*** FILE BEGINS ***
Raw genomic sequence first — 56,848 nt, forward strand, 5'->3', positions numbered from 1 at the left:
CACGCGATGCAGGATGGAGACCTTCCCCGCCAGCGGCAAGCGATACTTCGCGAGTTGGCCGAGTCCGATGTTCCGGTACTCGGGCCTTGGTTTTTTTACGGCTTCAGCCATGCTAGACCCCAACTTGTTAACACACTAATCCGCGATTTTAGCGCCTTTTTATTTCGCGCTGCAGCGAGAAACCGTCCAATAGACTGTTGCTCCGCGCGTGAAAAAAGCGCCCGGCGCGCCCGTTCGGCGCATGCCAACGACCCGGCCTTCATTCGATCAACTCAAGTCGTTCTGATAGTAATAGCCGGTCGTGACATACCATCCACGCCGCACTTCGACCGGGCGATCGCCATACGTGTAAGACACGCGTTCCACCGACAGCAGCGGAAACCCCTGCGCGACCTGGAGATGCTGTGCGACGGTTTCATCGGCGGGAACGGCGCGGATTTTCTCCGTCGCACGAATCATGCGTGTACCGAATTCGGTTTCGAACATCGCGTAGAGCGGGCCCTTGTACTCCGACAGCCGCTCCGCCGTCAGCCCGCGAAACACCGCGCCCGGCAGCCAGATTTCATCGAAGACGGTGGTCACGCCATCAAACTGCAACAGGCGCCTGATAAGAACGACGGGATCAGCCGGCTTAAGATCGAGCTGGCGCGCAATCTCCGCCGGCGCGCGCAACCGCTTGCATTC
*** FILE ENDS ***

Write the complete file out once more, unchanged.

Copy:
Raw genomic sequence first — 56,848 nt, forward strand, 5'->3', positions numbered from 1 at the left:
CACGCGATGCAGGATGGAGACCTTCCCCGCCAGCGGCAAGCGATACTTCGCGAGTTGGCCGAGTCCGATGTTCCGGTACTCGGGCCTTGGTTTTTTTACGGCTTCAGCCATGCTAGACCCCAACTTGTTAACACACTAATCCGCGATTTTAGCGCCTTTTTATTTCGCGCTGCAGCGAGAAACCGTCCAATAGACTGTTGCTCCGCGCGTGAAAAAAGCGCCCGGCGCGCCCGTTCGGCGCATGCCAACGACCCGGCCTTCATTCGATCAACTCAAGTCGTTCTGATAGTAATAGCCGGTCGTGACATACCATCCACGCCGCACTTCGACCGGGCGATCGCCATACGTGTAAGACACGCGTTCCACCGACAGCAGCGGAAACCCCTGCGCGACCTGGAGATGCTGTGCGACGGTTTCATCGGCGGGAACGGCGCGGATTTTCTCCGTCGCACGAATCATGCGTGTACCGAATTCGGTTTCGAACATCGCGTAGAGCGGGCCCTTGTACTCCGACAGCCGCTCCGCCGTCAGCCCGCGAAACACCGCGCCCGGCAGCCAGATTTCATCGAAGACGGTGGTCACGCCATCAAACTGCAACAGGCGCCTGATAAGAACGACGGGATCAGCCGGCTTAAGATCGAGCTGGCGCGCAATCTCCGCCGGCGCGCGCAACCGCTTGCATTC